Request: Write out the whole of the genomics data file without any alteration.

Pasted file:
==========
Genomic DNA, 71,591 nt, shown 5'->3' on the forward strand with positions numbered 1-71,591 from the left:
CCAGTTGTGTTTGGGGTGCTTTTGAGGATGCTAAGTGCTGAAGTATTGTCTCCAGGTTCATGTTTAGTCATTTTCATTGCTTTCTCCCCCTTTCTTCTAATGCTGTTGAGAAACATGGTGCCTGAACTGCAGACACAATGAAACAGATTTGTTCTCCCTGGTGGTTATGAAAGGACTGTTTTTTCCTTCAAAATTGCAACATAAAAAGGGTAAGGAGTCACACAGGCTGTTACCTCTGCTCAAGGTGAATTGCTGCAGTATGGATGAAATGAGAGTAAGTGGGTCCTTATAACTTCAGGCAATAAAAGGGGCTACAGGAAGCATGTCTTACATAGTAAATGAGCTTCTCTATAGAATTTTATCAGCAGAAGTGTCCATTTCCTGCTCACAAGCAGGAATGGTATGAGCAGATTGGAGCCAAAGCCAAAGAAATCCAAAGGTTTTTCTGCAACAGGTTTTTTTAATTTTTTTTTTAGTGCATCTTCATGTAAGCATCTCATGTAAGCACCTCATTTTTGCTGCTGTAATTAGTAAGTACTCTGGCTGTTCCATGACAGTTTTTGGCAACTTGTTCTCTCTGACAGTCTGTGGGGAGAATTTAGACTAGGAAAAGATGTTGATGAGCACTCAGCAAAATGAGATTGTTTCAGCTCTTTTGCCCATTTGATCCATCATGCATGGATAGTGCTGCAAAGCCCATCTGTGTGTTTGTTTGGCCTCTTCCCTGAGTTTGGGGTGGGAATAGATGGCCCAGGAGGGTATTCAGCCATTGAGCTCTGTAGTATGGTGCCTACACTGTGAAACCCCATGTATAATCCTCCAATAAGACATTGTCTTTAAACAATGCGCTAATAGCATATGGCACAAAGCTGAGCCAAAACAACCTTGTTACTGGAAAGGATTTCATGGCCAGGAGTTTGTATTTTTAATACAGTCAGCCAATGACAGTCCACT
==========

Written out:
Genomic DNA, 71,591 nt, shown 5'->3' on the forward strand with positions numbered 1-71,591 from the left:
CCAGTTGTGTTTGGGGTGCTTTTGAGGATGCTAAGTGCTGAAGTATTGTCTCCAGGTTCATGTTTAGTCATTTTCATTGCTTTCTCCCCCTTTCTTCTAATGCTGTTGAGAAACATGGTGCCTGAACTGCAGACACAATGAAACAGATTTGTTCTCCCTGGTGGTTATGAAAGGACTGTTTTTTCCTTCAAAATTGCAACATAAAAAGGGTAAGGAGTCACACAGGCTGTTACCTCTGCTCAAGGTGAATTGCTGCAGTATGGATGAAATGAGAGTAAGTGGGTCCTTATAACTTCAGGCAATAAAAGGGGCTACAGGAAGCATGTCTTACATAGTAAATGAGCTTCTCTATAGAATTTTATCAGCAGAAGTGTCCATTTCCTGCTCACAAGCAGGAATGGTATGAGCAGATTGGAGCCAAAGCCAAAGAAATCCAAAGGTTTTTCTGCAACAGGTTTTTTTAATTTTTTTTTTAGTGCATCTTCATGTAAGCATCTCATGTAAGCACCTCATTTTTGCTGCTGTAATTAGTAAGTACTCTGGCTGTTCCATGACAGTTTTTGGCAACTTGTTCTCTCTGACAGTCTGTGGGGAGAATTTAGACTAGGAAAAGATGTTGATGAGCACTCAGCAAAATGAGATTGTTTCAGCTCTTTTGCCCATTTGATCCATCATGCATGGATAGTGCTGCAAAGCCCATCTGTGTGTTTGTTTGGCCTCTTCCCTGAGTTTGGGGTGGGAATAGATGGCCCAGGAGGGTATTCAGCCATTGAGCTCTGTAGTATGGTGCCTACACTGTGAAACCCCATGTATAATCCTCCAATAAGACATTGTCTTTAAACAATGCGCTAATAGCATATGGCACAAAGCTGAGCCAAAACAACCTTGTTACTGGAAAGGATTTCATGGCCAGGAGTTTGTATTTTTAATACAGTCAGCCAATGACAGTCCACT